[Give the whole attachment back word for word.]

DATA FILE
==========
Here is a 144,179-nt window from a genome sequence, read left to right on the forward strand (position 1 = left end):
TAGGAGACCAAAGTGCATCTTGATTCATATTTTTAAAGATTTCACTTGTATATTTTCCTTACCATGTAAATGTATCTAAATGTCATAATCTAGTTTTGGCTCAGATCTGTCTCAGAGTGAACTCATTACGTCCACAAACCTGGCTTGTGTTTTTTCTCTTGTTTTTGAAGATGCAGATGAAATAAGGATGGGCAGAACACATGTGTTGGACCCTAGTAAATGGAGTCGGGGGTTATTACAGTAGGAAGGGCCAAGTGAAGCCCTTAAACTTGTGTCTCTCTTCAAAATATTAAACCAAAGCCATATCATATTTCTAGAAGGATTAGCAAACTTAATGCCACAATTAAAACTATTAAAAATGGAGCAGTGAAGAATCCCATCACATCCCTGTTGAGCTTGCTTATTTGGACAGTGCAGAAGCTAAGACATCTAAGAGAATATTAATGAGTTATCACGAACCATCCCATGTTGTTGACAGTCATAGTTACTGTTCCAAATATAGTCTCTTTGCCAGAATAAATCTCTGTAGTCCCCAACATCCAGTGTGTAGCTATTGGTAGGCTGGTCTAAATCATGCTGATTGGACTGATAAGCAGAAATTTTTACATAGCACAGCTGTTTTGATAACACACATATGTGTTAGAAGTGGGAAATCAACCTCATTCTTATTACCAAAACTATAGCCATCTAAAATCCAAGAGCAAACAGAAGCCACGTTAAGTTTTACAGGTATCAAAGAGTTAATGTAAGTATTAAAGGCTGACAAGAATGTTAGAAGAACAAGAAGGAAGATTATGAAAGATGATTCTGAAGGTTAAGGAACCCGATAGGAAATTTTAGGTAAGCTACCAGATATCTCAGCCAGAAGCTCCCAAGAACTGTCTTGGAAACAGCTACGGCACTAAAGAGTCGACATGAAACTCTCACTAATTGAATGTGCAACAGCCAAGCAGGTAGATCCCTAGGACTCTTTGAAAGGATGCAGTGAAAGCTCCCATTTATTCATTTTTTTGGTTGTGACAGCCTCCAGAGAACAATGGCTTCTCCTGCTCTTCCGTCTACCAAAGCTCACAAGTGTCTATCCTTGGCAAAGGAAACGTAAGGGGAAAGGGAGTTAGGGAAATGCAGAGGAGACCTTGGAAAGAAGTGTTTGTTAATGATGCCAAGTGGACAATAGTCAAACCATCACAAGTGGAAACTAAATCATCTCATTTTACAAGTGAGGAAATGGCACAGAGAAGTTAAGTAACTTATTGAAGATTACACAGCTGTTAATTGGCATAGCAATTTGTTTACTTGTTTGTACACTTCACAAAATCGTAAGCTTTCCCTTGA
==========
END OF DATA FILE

Here is a 144,179-nt window from a genome sequence, read left to right on the forward strand (position 1 = left end):
TAGGAGACCAAAGTGCATCTTGATTCATATTTTTAAAGATTTCACTTGTATATTTTCCTTACCATGTAAATGTATCTAAATGTCATAATCTAGTTTTGGCTCAGATCTGTCTCAGAGTGAACTCATTACGTCCACAAACCTGGCTTGTGTTTTTTCTCTTGTTTTTGAAGATGCAGATGAAATAAGGATGGGCAGAACACATGTGTTGGACCCTAGTAAATGGAGTCGGGGGTTATTACAGTAGGAAGGGCCAAGTGAAGCCCTTAAACTTGTGTCTCTCTTCAAAATATTAAACCAAAGCCATATCATATTTCTAGAAGGATTAGCAAACTTAATGCCACAATTAAAACTATTAAAAATGGAGCAGTGAAGAATCCCATCACATCCCTGTTGAGCTTGCTTATTTGGACAGTGCAGAAGCTAAGACATCTAAGAGAATATTAATGAGTTATCACGAACCATCCCATGTTGTTGACAGTCATAGTTACTGTTCCAAATATAGTCTCTTTGCCAGAATAAATCTCTGTAGTCCCCAACATCCAGTGTGTAGCTATTGGTAGGCTGGTCTAAATCATGCTGATTGGACTGATAAGCAGAAATTTTTACATAGCACAGCTGTTTTGATAACACACATATGTGTTAGAAGTGGGAAATCAACCTCATTCTTATTACCAAAACTATAGCCATCTAAAATCCAAGAGCAAACAGAAGCCACGTTAAGTTTTACAGGTATCAAAGAGTTAATGTAAGTATTAAAGGCTGACAAGAATGTTAGAAGAACAAGAAGGAAGATTATGAAAGATGATTCTGAAGGTTAAGGAACCCGATAGGAAATTTTAGGTAAGCTACCAGATATCTCAGCCAGAAGCTCCCAAGAACTGTCTTGGAAACAGCTACGGCACTAAAGAGTCGACATGAAACTCTCACTAATTGAATGTGCAACAGCCAAGCAGGTAGATCCCTAGGACTCTTTGAAAGGATGCAGTGAAAGCTCCCATTTATTCATTTTTTTGGTTGTGACAGCCTCCAGAGAACAATGGCTTCTCCTGCTCTTCCGTCTACCAAAGCTCACAAGTGTCTATCCTTGGCAAAGGAAACGTAAGGGGAAAGGGAGTTAGGGAAATGCAGAGGAGACCTTGGAAAGAAGTGTTTGTTAATGATGCCAAGTGGACAATAGTCAAACCATCACAAGTGGAAACTAAATCATCTCATTTTACAAGTGAGGAAATGGCACAGAGAAGTTAAGTAACTTATTGAAGATTACACAGCTGTTAATTGGCATAGCAATTTGTTTACTTGTTTGTACACTTCACAAAATCGTAAGCTTTCCCTTGA